Sex is not compulsory. Of course it's not, yet the idea is tantamount to sacrilege in the sex-obsessed West.
And so Frenchwoman Sophie Fontanel, a smart Elle senior fashion editor, has become the centre of much controversy with her best-selling book about how she gave up sex. The main reason for the controversy? The book has struck a chord.
People stopped her in the street, wrote and emailed her. Most were elated that "finally, someone was saying this shocking thing in our oversexualised society".
"For a long while . . . I chose to live in what was perhaps the worst insubordination of our times: I had no sex life," her elegantly written book starts. The book uses episodes of her life to make the case that women should not give up on their high expectations – that no sex is infinitely preferable to bad sex.
"I spent the first 10 years of my adult life having, frankly, disappointing sex," she says. "It was mechanical, even when it gave me pleasure. I thought I'd eventually learn enough to match the kind of descriptions I'd read and been told about."
Fontanel had friends and a great job as a journalist; she travelled to London and Milan Fashion Week; she was no Shirley Valentine, no Madame Bovary, even if she felt that the men around her were no Cary Grants. There were brief affairs with men she'd met in Parisian clubs or at parties; usually older, more often than not personable, who saw a tall brunette with an engaging smile – and, it seems, didn't investigate further.
There were longer liaisons with men who expected Fontanel to conform to their desires. "One would wake me up at 4.30am to make love, night after night, and didn't care that I couldn't go back to sleep afterwards," she says. "I was always exhausted. You don't say no because it takes almost as much time as doing it. Yet if I had to get up at night to get a glass of water and disturbed him, there were no end of recriminations."
You would say they used her, but it's not in Fontanel's style to pose as a victim. One day she went on a skiing holiday by herself and experienced a complete liberation. "Sleeping alone in a big bed! Skiing on my own, at my own speed! You can't imagine how happy I was. Bliss." After her epiphany, she decided to take a sabbatical from mandatory sex. It lasted 12 years. She writes that she had had enough of being "taken and shaken", but she has also said that "from someone you are madly in love with, the same roughness can be intensely exciting".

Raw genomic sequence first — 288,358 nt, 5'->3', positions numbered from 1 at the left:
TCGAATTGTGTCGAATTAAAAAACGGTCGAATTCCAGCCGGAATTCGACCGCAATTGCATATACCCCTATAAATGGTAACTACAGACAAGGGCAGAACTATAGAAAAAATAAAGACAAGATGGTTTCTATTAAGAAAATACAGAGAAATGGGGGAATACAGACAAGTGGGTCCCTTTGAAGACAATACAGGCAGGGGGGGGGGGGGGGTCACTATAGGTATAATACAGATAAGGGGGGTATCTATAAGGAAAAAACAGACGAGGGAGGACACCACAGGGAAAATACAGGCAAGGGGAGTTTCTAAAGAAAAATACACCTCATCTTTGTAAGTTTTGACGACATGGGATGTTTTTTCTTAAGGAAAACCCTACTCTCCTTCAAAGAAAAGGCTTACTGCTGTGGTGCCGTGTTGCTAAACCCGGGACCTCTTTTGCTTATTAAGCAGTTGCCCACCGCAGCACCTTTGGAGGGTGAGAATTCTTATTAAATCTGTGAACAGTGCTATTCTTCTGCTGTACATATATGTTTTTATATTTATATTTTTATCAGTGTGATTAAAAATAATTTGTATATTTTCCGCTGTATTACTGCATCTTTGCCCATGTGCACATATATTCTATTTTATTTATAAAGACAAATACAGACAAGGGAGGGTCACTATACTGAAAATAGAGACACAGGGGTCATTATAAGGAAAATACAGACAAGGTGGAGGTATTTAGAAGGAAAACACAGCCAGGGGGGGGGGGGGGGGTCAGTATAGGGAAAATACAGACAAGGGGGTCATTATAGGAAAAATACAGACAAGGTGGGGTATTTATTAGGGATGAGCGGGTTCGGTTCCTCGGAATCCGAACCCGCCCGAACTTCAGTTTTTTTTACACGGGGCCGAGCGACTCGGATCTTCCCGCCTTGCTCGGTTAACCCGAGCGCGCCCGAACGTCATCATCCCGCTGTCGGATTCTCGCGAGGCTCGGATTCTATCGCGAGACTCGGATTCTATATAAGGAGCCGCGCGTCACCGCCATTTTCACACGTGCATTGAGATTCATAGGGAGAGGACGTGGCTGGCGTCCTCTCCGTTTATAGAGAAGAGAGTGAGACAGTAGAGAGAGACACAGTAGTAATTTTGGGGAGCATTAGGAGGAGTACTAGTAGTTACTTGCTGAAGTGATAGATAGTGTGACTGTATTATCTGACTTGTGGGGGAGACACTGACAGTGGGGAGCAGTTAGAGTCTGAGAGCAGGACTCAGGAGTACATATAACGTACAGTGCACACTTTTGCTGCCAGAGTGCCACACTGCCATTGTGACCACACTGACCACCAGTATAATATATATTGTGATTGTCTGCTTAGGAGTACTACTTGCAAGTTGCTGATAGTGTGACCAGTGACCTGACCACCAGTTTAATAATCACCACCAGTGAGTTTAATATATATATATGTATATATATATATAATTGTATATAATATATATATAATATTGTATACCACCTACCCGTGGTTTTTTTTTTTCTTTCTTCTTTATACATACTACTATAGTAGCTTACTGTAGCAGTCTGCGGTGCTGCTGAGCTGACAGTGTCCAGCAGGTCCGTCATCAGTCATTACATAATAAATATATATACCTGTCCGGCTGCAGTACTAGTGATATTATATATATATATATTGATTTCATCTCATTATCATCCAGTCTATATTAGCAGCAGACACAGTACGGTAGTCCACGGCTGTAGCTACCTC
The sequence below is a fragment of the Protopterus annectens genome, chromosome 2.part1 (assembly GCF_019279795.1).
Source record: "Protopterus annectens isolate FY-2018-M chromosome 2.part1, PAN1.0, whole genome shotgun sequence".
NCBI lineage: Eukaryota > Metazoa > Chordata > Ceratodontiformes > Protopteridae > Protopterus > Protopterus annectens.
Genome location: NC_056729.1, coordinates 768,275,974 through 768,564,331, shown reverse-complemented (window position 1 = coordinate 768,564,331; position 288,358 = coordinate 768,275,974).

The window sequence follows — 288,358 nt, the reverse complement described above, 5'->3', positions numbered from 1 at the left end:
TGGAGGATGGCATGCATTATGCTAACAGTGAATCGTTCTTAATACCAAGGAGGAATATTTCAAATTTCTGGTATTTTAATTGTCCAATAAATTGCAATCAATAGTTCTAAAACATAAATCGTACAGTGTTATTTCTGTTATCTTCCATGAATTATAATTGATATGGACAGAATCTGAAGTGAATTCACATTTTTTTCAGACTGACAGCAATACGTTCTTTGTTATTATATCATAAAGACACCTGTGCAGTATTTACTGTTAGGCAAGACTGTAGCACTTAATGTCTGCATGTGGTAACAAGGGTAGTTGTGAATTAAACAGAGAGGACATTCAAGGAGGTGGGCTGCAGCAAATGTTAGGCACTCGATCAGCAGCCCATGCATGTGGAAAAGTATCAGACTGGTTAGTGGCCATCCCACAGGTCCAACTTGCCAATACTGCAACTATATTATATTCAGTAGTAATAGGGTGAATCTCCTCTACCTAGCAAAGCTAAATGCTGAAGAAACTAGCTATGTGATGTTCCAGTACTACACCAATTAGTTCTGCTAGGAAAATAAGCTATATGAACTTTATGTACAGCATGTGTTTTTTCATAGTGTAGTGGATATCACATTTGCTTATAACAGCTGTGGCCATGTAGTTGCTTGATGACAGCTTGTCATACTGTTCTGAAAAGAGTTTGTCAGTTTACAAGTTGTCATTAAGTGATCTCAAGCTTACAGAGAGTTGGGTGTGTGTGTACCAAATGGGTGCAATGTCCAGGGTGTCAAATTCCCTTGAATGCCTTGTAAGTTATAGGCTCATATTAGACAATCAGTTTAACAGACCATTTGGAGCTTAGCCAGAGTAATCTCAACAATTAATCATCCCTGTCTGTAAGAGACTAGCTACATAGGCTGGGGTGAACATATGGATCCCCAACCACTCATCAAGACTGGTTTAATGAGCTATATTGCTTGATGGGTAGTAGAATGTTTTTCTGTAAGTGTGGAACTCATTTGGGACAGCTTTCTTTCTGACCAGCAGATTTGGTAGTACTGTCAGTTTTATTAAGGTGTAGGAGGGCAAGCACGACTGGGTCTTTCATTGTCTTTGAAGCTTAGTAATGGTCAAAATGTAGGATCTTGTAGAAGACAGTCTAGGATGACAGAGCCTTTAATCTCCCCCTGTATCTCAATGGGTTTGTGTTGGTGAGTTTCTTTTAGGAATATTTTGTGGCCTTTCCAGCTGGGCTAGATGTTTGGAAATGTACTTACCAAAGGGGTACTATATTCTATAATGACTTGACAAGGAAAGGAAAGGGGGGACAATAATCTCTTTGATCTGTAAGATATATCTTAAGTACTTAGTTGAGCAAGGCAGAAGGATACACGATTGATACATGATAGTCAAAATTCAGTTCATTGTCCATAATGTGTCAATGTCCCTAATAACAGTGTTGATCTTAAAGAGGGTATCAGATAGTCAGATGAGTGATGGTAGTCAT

It is, first and foremost, a question of choice. You can have the most outlandish sexual experiences, she says, write them up like Catherine Millet – author of 2001 bestseller The Sexual Life of Catherine M, which tells of Millet's endless search for sex with unknowns – and no one will want to appear so gauche as to even suggest moral criticism. Admitting to abstinence? Drop the word at a dinner party and see the scandalised faces. No wonder that early on Fontanel invented imaginary lovers rather than face her friends' reactions.
"I've been called frigid, abnormal, bitter, neurotic, a lesbian – stupid, really, because as a lesbian I would enjoy sex with women!" Acquaintances who ought to know better accused her of regressing to the most reactionary brand of Catholicism. L'Envie woke the inner Neanderthal in the seemingly perfectly sophisticated men in her sophisticated Parisian circles. One friend raged at her: "How could you do this? What if my wife reads your book?"
Other men thanked her, like so many women. "They feel the pressure as well," Fontanel says. "They let themselves be defined by performance. And yet, some of the most interesting characters exist above sex. It's not an infirmity. They simply have better things to do with their lives."